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Info & Treatments for Kidney Stones & Kidney Disease
My name is Neville Pettersson and this is my site. I hope you find it useful. I try to keep it updated frequently.
Most urinary tract infections occur in either the bladder or the urethra, the tube through which your urine travels down from your bladder to your genitals and out of your body when you urinate. Urinary tract infections are normally easy to treat with a course of antibiotics, but sometimes the antibiotics aren't strong enough and don't work or the infection isn't detected early enough and it spreads up into the kidneys. Occasionally a kidney infection can come from somewhere else in the body, but it is extremely rare for this to happen. Regardless or its source, when a kidney infection is diagnosed by your physician, it calls for immediate attention and treatment, as an infection of the kidneys can lead to permanent damage of these important organs, and can even lead to blood poisoning because the kidneys are responsible for filtering impurities out of your blood stream.
When you have a urinary tract infection, you can generally tell because it hurts to urinate, and your urine may actually be slightly pink in color, or very cloudy. This is from blood and bacteria. If left untreated, a urinary tract infection that becomes a kidney infection has much more pronounced symptoms. The first symptom you will have is probably fever, but the most common symptom that you will experience is severe pain, usually in your back or your side, but sometimes it goes lower down in your upper thigh or in your groin. This pain is the primary tip off for your physician as to what is wrong with you. Kidney infections usually cause a high fever, and as is true with urinary tract infections, you will feel like you have to urinate, but when you do only a little will come out, and it will burn. Usually if you have a kidney infection your urine will be either cloudy from pus or pink from blood.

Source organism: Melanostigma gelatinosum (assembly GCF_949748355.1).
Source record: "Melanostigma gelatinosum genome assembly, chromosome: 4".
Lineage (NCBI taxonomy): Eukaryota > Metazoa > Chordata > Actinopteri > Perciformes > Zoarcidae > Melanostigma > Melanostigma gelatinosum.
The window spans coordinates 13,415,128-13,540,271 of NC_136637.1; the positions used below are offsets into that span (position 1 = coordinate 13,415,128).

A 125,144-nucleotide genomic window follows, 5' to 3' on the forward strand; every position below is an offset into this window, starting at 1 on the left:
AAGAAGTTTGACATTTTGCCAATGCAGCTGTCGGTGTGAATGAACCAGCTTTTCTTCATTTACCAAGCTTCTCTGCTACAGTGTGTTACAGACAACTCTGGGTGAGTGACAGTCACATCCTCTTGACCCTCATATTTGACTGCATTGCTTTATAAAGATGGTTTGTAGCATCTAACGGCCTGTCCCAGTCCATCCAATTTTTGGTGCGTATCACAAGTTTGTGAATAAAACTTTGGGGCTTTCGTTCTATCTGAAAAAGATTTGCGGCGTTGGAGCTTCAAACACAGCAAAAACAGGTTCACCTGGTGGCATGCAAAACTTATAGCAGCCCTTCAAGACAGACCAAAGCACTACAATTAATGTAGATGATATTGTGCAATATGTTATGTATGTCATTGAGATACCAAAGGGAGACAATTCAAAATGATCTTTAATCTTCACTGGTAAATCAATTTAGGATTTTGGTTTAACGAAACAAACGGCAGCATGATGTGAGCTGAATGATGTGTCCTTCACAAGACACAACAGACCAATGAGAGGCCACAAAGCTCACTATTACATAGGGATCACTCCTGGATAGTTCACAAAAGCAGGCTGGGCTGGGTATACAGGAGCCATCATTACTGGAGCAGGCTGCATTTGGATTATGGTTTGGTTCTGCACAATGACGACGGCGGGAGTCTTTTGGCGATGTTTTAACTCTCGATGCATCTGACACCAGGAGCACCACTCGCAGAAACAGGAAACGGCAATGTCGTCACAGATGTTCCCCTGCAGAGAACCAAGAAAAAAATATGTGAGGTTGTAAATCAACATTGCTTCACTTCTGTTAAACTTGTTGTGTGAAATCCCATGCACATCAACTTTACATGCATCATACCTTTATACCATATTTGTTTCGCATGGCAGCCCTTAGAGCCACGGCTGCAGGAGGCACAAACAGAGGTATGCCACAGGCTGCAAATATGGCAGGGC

Like any other infection, kidney infections are caused by the presence of bacteria. In the case of the kidneys, the infection usually reaches the organ by travelling up from the urethra, a short tube that connects the genitals to the bladder. The kidney is connected to the bladder, and when an infection lower down in the body is left untreated it can travel up this path. Kidney infections can also spread from elsewhere in the body, but that is unusual. It can also be a result of a surgical infection.
Women are more at risk for getting kidney infections than men, largely because the anatomy of their urethra is different. The shorter distance from the exterior world to the bladder makes infection more likely. You are also more likely to get a kidney infection if you have a blockage of any kind, including a kidney stone, or if your immune system is compromised. There are other risk factors like the use of a catheter for a long time, or an anomaly in your anatomy that makes your urine flow backwards.
The symptoms of kidney infection are pretty specific to the disease, so your doctor will usually be able to tell that you have one simply by taking your temperature and checking to see where your pain is, but they will also ask for a urine sample. The lab results will confirm your diagnosis by detecting the presence of blood or bacteria in your urine.
Your treatment for a kidney infection will depend upon exactly how far along your infection is and how serious your condition is. In most cases, you will simply be put onto a strong antibiotic and kept on it for several days until you get better, but if your infection is particularly bad and your physician believes that you are in danger, you will be hospitalized and put on intravenous antibiotics, which will take effect much more quickly. You can also take over the counter medications for pain, and a heating pad placed on your abdomen can help too. Drinking plenty of water will make you urinate more frequently, which will help flush the bacteria out of your system.
Some people are prone to getting kidney infections, and if you have had more than a couple than there are some precautions that you can take to try to avoid having them in the future. The most important thing you can do to prevent infection is to drink plenty of water on a regular basis. Water helps flush out your system and will clean any lurking bacteria out. Beyond that, practicing good hygiene is helpful, particularly for women. It is advised that you make sure that when you wipe yourself after going to the bathroom you are careful not to introduce bacteria into your urethra by wiping from the front to the back. Women should also urinate after having sex, because your urine will carry any bacteria out of the vagina and prevent it from entering the body.
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